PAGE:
In this paper, the enzymatic synthesis of HGAm and GAm at physiological pH has been performed. New water soluble pyomelanin-mimics with high antioxidant properties have been obtained. These mimics show physico-chemical characteristics similar to the insoluble eumelanin-like materials. Recently a homogentisic acid derived pigment has been proposed as a biocompatible label for optoacoustic imaging of macrophages and it is used as a reference to obtain more insights on composition and collagen disruption in alkaptonuria cartilage [5,12]. Laccases are oxidative enzymes able to oxidize a wide variety of molecules comprising polyphenols, aromatic amines etc. [36]. Hydroquinones are very reactive molecules and their enzymatic oxidation prompts to the formation of the semiquinone radical which represents the reactive species towards the formation of the fully oxidized quinone and reduced quinol species (see Scheme S1). The following polymerization reaction is enzyme independent. Phenolic compounds, monomers and polymers, are going to be studied for their antioxidant properties and applications in different fields ranging from food to biomaterial functionalization. The antioxidant activities is mainly due to the capacity of this class of compounds to donate electrons or protons with the consequent extensive electron delocalization with the formation of π-conjugation and supramolecular structures [19]. The persistent paramagnetism of this structure enables the use of the EPR as the election technique for their characterization [18]. The eumelanin EPR signal is commonly attributed to the concomitant presence of a carbon centred (g~2.0032) and semiquinone (g~2.0045) radical species contributing to the EPR lineshape depending on hydration level and pH of the sample [17]. The UV–vis analysis shows that the HGAm and GAm pigments have a spectrum profile with absorption in the visible region and high intense absorption in the UV region. The CW X-band EPR spectra show a clear presence of two different radical species at increasing microwave power and the g-values matrix representing the two species are indicated in red (carbon-centred radical) and in blue (oxygen-centred radical species) in Figure 5 and Figure 6. Oxygen radical species are characterized by a greater anisotropy due to the large spin orbit coupling of the oxygen atom compared to carbon or nitrogen. This is the reason why also at X-band the g-matrix values are separated and readable in Figure 5 (blue values). The carbon g-matrix values are indicated in Figure 5 but they are overlapped in the central region of the EPR spectrum (red values) at X-band. The use of higher frequencies in the so-called EPR multifrequency approach, allows to separate and obtain the g-values for the carbon-centred radical species. Here we have performed pulse Q-band experiments as reported in Figure 6 where the EDFS spectra paired with the corresponding pseudo field modulation spectra calculated for both the samples are reported. In Figure 6 the gxx and gzz values for the oxygen-centred radical are indicated but not visible in the calculated spectrum. The PFSR experiments were also performed on both samples and the T1 relaxation time, represented by T1s, determined and compared with the one recorded previously for the eumelanin sample [33]. The T1 relaxation time values for our samples are in agreement with the one determined recently for polydopamine radicals [37], even if the differences in sample preparations have to be taken into account. The T1 value of the HGAm was found to be higher than that of dopa-melanin, and different from that reported for the GAm, which was in turn lower than it. Overall, the value of T1s of HGAm was found to be about 49% greater than that of GAm. It is interesting to point out that, in our case, the higher antioxidant activity of HGAm is paired with a longer longitudinal relaxation time, while the faster relaxation determined for the GAm sample is paired with a higher EC50 value and lower antioxidant activity. This evidence will be studied with further experiments to assess a possible relationship between the two properties in HGAm and GAm.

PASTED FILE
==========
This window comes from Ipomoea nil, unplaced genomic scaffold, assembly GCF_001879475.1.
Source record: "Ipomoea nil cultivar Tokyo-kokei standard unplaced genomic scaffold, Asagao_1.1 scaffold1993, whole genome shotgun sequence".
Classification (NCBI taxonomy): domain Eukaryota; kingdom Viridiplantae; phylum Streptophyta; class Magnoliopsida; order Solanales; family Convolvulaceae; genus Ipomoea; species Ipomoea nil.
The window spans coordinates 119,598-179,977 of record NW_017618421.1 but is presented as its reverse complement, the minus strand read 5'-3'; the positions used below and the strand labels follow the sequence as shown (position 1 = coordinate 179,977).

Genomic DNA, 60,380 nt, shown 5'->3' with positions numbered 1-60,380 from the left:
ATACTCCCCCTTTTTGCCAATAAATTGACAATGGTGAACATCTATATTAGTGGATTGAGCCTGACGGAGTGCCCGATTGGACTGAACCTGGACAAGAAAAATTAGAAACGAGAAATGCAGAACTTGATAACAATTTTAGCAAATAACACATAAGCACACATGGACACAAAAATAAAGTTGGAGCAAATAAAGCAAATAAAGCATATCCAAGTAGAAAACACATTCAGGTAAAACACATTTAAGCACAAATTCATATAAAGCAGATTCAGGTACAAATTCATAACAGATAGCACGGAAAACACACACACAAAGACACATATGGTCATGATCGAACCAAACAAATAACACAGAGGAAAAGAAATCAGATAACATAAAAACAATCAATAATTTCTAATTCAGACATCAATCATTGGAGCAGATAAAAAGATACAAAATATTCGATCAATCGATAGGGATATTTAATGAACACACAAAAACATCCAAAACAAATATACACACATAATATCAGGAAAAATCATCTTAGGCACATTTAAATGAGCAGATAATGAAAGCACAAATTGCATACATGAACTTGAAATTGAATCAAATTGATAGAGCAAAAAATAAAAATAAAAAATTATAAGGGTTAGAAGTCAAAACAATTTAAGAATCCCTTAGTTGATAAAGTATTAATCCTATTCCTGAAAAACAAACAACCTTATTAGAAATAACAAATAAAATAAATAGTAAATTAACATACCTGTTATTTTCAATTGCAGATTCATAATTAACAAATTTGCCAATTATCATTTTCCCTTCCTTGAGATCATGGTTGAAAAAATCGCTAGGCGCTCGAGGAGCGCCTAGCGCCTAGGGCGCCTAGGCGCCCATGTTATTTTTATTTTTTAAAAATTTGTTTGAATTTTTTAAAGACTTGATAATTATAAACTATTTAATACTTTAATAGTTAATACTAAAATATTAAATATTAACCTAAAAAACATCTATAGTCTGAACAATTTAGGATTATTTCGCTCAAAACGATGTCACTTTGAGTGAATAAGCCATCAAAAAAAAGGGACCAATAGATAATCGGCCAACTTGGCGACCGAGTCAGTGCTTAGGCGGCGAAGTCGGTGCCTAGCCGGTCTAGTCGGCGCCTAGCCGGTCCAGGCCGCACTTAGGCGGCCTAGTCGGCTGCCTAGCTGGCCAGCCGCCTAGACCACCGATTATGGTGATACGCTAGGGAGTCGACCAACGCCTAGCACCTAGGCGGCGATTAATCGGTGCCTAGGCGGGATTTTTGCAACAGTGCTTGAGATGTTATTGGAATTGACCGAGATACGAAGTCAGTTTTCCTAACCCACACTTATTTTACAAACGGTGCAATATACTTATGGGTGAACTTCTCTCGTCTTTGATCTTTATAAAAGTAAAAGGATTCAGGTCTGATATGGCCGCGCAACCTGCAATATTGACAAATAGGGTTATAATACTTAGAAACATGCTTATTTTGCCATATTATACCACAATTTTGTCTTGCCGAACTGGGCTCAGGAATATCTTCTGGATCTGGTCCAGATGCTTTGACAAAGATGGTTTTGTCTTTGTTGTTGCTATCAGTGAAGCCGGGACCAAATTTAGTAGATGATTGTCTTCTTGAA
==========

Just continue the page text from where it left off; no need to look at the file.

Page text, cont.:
Furthermore, the presence of p-hydroxyphenyl units as determined by NMR measurements, support the presence of oxygen radical centers in both samples.
These results, taken together, show that the HGAm and GAm pigments have a common radical composition where a carbon-centered radical species is paired with the presence of an oxygen based radical species more probably due to semiquinone moieties in lower percentage. The quinoinoid structures are involved in a π-conjugate supramolecular assembly where the electrons can move not only along the polymer chain but also interchains [35,38]. This analysis shows also that CW Multifrequency EPR with pulse EPR relaxation times measurements could be employed as investigation tool to expand the current knowledge on radicals structural and dynamical properties in melanin and melanin-like pigments, where solely X-band EPR methodology is commonly employed for their characterization. Open questions regarding the actual structure of the radical species found in melanin and melanin-like pigments, and their mesoscale structural organization can be solved by this combined approach contributing to link the molecular-level structural framework of melanin pigments with their macroscopic physical and chemical properties.

4. Materials and Methods

4.1. Synthetic Procedure and Spectrophotometric Analysis